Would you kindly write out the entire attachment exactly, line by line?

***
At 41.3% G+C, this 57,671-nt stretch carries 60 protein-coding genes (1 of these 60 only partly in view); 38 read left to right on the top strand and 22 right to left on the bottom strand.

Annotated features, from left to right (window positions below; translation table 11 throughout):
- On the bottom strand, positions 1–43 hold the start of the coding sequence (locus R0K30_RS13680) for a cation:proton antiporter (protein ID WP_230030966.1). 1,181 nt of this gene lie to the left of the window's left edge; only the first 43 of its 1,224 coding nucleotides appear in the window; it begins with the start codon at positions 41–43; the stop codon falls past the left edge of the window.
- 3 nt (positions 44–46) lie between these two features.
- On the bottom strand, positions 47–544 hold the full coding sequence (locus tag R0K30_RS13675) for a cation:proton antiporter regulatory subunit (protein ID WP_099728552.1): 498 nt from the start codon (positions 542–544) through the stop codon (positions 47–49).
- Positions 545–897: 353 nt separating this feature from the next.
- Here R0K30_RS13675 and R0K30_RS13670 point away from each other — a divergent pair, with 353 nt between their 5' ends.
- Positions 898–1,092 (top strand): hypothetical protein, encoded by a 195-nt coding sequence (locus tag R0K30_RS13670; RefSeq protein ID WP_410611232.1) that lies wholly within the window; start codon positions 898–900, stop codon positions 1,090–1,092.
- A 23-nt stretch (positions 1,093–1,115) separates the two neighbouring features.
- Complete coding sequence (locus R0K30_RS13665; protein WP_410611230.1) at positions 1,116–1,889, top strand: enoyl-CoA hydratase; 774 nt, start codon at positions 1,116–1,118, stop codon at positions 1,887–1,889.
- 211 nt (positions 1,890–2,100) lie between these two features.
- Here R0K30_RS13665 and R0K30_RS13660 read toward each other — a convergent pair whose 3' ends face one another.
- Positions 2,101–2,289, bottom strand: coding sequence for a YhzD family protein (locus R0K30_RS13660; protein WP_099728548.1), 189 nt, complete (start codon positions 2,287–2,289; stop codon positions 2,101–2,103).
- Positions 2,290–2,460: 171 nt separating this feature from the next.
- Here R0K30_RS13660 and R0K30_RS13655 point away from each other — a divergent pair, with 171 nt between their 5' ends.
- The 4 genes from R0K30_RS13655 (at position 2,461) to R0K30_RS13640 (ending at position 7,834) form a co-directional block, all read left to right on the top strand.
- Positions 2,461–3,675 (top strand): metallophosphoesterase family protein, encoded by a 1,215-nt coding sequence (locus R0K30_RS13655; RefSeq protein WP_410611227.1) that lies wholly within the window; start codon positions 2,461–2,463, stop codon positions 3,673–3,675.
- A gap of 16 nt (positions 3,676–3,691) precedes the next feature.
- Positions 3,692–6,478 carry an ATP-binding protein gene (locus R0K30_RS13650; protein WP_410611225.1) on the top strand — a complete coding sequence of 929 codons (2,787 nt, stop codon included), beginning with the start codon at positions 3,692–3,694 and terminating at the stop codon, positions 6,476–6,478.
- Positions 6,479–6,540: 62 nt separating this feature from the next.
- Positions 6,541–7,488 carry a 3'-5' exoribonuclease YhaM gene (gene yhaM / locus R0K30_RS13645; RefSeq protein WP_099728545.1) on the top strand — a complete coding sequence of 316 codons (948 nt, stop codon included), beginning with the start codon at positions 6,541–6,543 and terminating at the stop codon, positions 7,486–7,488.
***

At 41.3% G+C, this 57,671-nt stretch carries 60 protein-coding genes (1 of these 60 only partly in view); 38 read left to right on the top strand and 22 right to left on the bottom strand.

Annotated features, from left to right (window positions below; translation table 11 throughout):
- On the bottom strand, positions 1–43 hold the start of the coding sequence (locus R0K30_RS13680) for a cation:proton antiporter (protein ID WP_230030966.1). 1,181 nt of this gene lie to the left of the window's left edge; only the first 43 of its 1,224 coding nucleotides appear in the window; it begins with the start codon at positions 41–43; the stop codon falls past the left edge of the window.
- 3 nt (positions 44–46) lie between these two features.
- On the bottom strand, positions 47–544 hold the full coding sequence (locus tag R0K30_RS13675) for a cation:proton antiporter regulatory subunit (protein ID WP_099728552.1): 498 nt from the start codon (positions 542–544) through the stop codon (positions 47–49).
- Positions 545–897: 353 nt separating this feature from the next.
- Here R0K30_RS13675 and R0K30_RS13670 point away from each other — a divergent pair, with 353 nt between their 5' ends.
- Positions 898–1,092 (top strand): hypothetical protein, encoded by a 195-nt coding sequence (locus tag R0K30_RS13670; RefSeq protein ID WP_410611232.1) that lies wholly within the window; start codon positions 898–900, stop codon positions 1,090–1,092.
- A 23-nt stretch (positions 1,093–1,115) separates the two neighbouring features.
- Complete coding sequence (locus R0K30_RS13665; protein WP_410611230.1) at positions 1,116–1,889, top strand: enoyl-CoA hydratase; 774 nt, start codon at positions 1,116–1,118, stop codon at positions 1,887–1,889.
- 211 nt (positions 1,890–2,100) lie between these two features.
- Here R0K30_RS13665 and R0K30_RS13660 read toward each other — a convergent pair whose 3' ends face one another.
- Positions 2,101–2,289, bottom strand: coding sequence for a YhzD family protein (locus R0K30_RS13660; protein WP_099728548.1), 189 nt, complete (start codon positions 2,287–2,289; stop codon positions 2,101–2,103).
- Positions 2,290–2,460: 171 nt separating this feature from the next.
- Here R0K30_RS13660 and R0K30_RS13655 point away from each other — a divergent pair, with 171 nt between their 5' ends.
- The 4 genes from R0K30_RS13655 (at position 2,461) to R0K30_RS13640 (ending at position 7,834) form a co-directional block, all read left to right on the top strand.
- Positions 2,461–3,675 (top strand): metallophosphoesterase family protein, encoded by a 1,215-nt coding sequence (locus R0K30_RS13655; RefSeq protein WP_410611227.1) that lies wholly within the window; start codon positions 2,461–2,463, stop codon positions 3,673–3,675.
- A gap of 16 nt (positions 3,676–3,691) precedes the next feature.
- Positions 3,692–6,478 carry an ATP-binding protein gene (locus R0K30_RS13650; protein WP_410611225.1) on the top strand — a complete coding sequence of 929 codons (2,787 nt, stop codon included), beginning with the start codon at positions 3,692–3,694 and terminating at the stop codon, positions 6,476–6,478.
- Positions 6,479–6,540: 62 nt separating this feature from the next.
- Positions 6,541–7,488 carry a 3'-5' exoribonuclease YhaM gene (gene yhaM / locus R0K30_RS13645; RefSeq protein WP_099728545.1) on the top strand — a complete coding sequence of 316 codons (948 nt, stop codon included), beginning with the start codon at positions 6,541–6,543 and terminating at the stop codon, positions 7,486–7,488.